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I have been trying to evaluate this integral: $\displaystyle \int_0^{\infty} \frac{\arctan^2 x \log^2 (1+x^2)}{x^2}\,dx$, but have failed despite all my attemps. I tried using the trig substitution $x = tan(a)$, and through a series of steps, was able to simplify the integral to $I(b)$ = $4\displaystyle \int_0^{\pi/2} \frac{(a\log(\cos(a))^b}{(\sin(a))^b}\,da$. I then tried to differentiate under the integral sign but failed. What should I do now?

Note: b = 2 in the latter integral.

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  • $\begingroup$ Might be useful math.stackexchange.com/q/340033/269624 $\endgroup$ – Yuriy S Aug 16 '16 at 1:02
  • $\begingroup$ @Yuriy S I've been trying using a similar substitution to that, but I don't know enough multivariable calculus to get that far. $\endgroup$ – Why Do You Care Aug 16 '16 at 1:05
  • $\begingroup$ @YuriyS sorry it didnt tag properly the first time $\endgroup$ – Why Do You Care Aug 16 '16 at 1:11
  • $\begingroup$ Well, I think the method in the accepted answer there might work. You have: $$\frac{\arctan x}{x}=\int_0^1 \frac{dt}{1+x^2 t^2}$$ and $$\frac{\log (1+ x^2)}{x^2}=\int_0^1 \frac{dt}{1+x^2 t}$$ You can try several combinations of substitutions and then partial fractions $\endgroup$ – Yuriy S Aug 16 '16 at 1:18
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    $\begingroup$ I managed to get the integral to $$2 \int_0^1 z \arctan \frac{1}{z} \int_0^\infty \frac{\ln^2 (1+x^2)}{1+z^2 x^2} dx dz$$ Not sure if it helps, but the other things I tried lead to more complicated expressions $\endgroup$ – Yuriy S Aug 16 '16 at 13:36
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Here is an idea:

From messing around with coefficients on OEIS A049034, it seems that $$ \arctan^2(x)=\sum_{n=0}^\infty \frac{(-1)^n x^{2+2n}}{2n+2}\left(H_{n+\frac{1}{2}}+\log(4)\right) $$ then $$ I=\int_0^{\infty} \frac{\arctan^2 x \log^2 (1+x^2)}{x^2}\,dx $$ $$ I=\int_0^{\infty} \frac{\sum_{n=0}^\infty \frac{(-1)^n x^{2+2n}}{2n+2}\left(H_{n+\frac{1}{2}}+\log(4)\right) \log^2 (1+x^2)}{x^2}\,dx $$ $$ I=\int_0^{\infty} \sum_{n=0}^\infty \frac{(-1)^n x^{2n}}{2n+2}\left(H_{n+\frac{1}{2}}+\log(4)\right) \log^2 (1+x^2)\,dx $$ $$ I=\log(4)\sum_{n=0}^\infty \frac{(-1)^n }{2n+2}\int_0^{\infty} x^{2n}\log^2 (1+x^2)\,dx \\+ \sum_{n=0}^\infty \frac{(-1)^n H_{n+\frac{1}{2}}}{2n+2} \int_0^{\infty} x^{2n} \log^2 (1+x^2)\,dx $$ the Mellin transform of $\log(x^2+1)^2$ is $$ \int_0^\infty x^{s-1} \log(x^2+1)\;dx = -\frac{2\pi}{s} \csc\left(\frac{\pi s}{2}\right)\left(\gamma + \psi\left(-\frac{s}{2}\right)\right) $$ setting $s=2n+1$ then gives $$ \int_0^{\infty} x^{2n} \log^2 (1+x^2)\,dx = -(-1)^n\frac{2\pi}{1+2n} H_{-n-\frac{3}{2}} $$ $$ I=-\log(4)\sum_{n=0}^\infty \frac{1}{2n+2}\frac{2\pi}{1+2n} H_{-n-\frac{3}{2}} \\-\sum_{n=0}^\infty \frac{H_{n+\frac{1}{2}}}{2n+2}\frac{2\pi}{1+2n} H_{-n-\frac{3}{2}} $$ this gives $$ I=-2\pi\sum_{n=0}^\infty \frac{H_{-n-\frac{3}{2}}\left(\log(4)+H_{n+\frac{1}{2}}\right)}{2+6n+4n^2} $$ but I don't trust the result yet because they don't appear to be numerically the same. There might be an error somewhere, but I'll leave it here and edit it if I work it out.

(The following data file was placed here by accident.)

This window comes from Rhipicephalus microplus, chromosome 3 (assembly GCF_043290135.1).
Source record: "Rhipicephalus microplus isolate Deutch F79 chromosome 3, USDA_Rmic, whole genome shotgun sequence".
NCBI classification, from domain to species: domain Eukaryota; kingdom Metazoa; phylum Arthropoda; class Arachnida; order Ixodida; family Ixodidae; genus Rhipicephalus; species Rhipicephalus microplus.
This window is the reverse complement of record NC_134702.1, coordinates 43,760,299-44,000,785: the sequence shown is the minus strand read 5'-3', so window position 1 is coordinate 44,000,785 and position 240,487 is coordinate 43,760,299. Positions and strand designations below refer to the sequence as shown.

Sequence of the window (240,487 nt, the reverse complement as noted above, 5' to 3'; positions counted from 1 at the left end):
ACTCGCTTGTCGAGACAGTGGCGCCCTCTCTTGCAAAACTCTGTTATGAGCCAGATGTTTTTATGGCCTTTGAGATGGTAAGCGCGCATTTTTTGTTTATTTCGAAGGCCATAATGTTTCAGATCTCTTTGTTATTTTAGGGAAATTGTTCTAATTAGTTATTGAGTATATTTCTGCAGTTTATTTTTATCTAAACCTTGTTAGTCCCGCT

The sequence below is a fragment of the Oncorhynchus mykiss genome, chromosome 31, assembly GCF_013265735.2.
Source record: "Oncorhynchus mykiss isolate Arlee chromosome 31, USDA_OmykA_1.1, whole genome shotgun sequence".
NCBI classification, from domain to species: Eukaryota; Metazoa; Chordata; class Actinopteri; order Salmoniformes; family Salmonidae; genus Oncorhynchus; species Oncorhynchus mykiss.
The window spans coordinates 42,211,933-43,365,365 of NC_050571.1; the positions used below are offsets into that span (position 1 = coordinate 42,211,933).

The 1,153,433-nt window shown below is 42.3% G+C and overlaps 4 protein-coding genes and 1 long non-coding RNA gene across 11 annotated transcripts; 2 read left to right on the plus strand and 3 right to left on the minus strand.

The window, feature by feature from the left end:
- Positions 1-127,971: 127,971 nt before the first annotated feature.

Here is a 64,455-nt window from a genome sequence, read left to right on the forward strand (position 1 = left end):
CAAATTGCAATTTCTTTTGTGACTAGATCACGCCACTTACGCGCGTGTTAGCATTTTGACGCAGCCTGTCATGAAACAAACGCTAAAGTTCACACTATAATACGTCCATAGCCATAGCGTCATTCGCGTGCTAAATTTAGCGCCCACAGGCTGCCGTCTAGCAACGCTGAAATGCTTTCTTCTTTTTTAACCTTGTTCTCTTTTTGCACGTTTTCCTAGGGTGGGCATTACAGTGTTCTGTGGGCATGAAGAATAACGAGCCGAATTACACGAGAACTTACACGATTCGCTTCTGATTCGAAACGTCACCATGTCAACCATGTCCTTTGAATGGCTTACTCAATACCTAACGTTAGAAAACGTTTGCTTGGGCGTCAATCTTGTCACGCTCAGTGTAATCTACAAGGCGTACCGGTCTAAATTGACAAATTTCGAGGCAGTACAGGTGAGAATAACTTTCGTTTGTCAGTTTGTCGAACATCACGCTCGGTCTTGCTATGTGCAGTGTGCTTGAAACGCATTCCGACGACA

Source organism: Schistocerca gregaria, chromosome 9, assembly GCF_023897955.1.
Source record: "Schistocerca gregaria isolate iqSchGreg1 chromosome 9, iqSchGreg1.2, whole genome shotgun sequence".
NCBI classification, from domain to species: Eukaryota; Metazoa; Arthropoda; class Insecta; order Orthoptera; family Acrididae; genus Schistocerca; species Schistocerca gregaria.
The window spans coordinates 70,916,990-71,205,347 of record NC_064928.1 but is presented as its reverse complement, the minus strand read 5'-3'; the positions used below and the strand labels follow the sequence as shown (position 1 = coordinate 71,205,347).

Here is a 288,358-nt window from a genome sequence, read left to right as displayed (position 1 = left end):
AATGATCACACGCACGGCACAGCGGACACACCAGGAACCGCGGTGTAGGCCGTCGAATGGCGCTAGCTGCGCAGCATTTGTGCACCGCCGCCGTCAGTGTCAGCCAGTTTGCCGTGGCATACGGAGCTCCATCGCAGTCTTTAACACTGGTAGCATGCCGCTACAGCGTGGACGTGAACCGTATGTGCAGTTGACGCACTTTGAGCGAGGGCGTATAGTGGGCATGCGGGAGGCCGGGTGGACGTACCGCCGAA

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Using methods recorded here it can be shown that: $$\int_0^{\infty } \frac{\log ^2\left(x^2+1\right) \tan ^{-1}(x)^2}{x^2} \, dx=\frac{\pi \zeta (3)}{2}+\frac{4}{3} \pi \log ^3(2)+\frac{2}{3} \pi ^3 \log (2)$$ $$\int_0^{\infty } \frac{\log ^2\left(x^2+1\right) \tan ^{-1}(x)^2}{x^3} \, dx=\frac{9 \zeta (3)}{2}-\frac{5 \pi ^4}{48}+\pi ^2 \log (2)$$ $$\int_0^{\infty } \frac{\log ^2\left(x^2+1\right) \tan ^{-1}(x)^2}{x^4} \, dx=-\frac{\pi \zeta (3)}{6}+\frac{\pi ^3}{18}-\frac{4}{9} \pi \log ^3(2)+\frac{4}{3} \pi \log ^2(2)-\frac{2}{9} \pi ^3 \log (2)+\frac{4}{3} \pi \log (2)$$ Note that the second and third result reveals non-homogeneous phenomenon.

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  • $\begingroup$ It's not really an answer. It's a comment. $\endgroup$ – FDP Apr 24 at 6:11
  • $\begingroup$ @FDP Sorry for the inconvenience, but the answer will be too long if I explain the whole solution. They are some corollaries of a series of logarithmic integrals I investigated. $\endgroup$ – Edit profile and settings Apr 26 at 5:45

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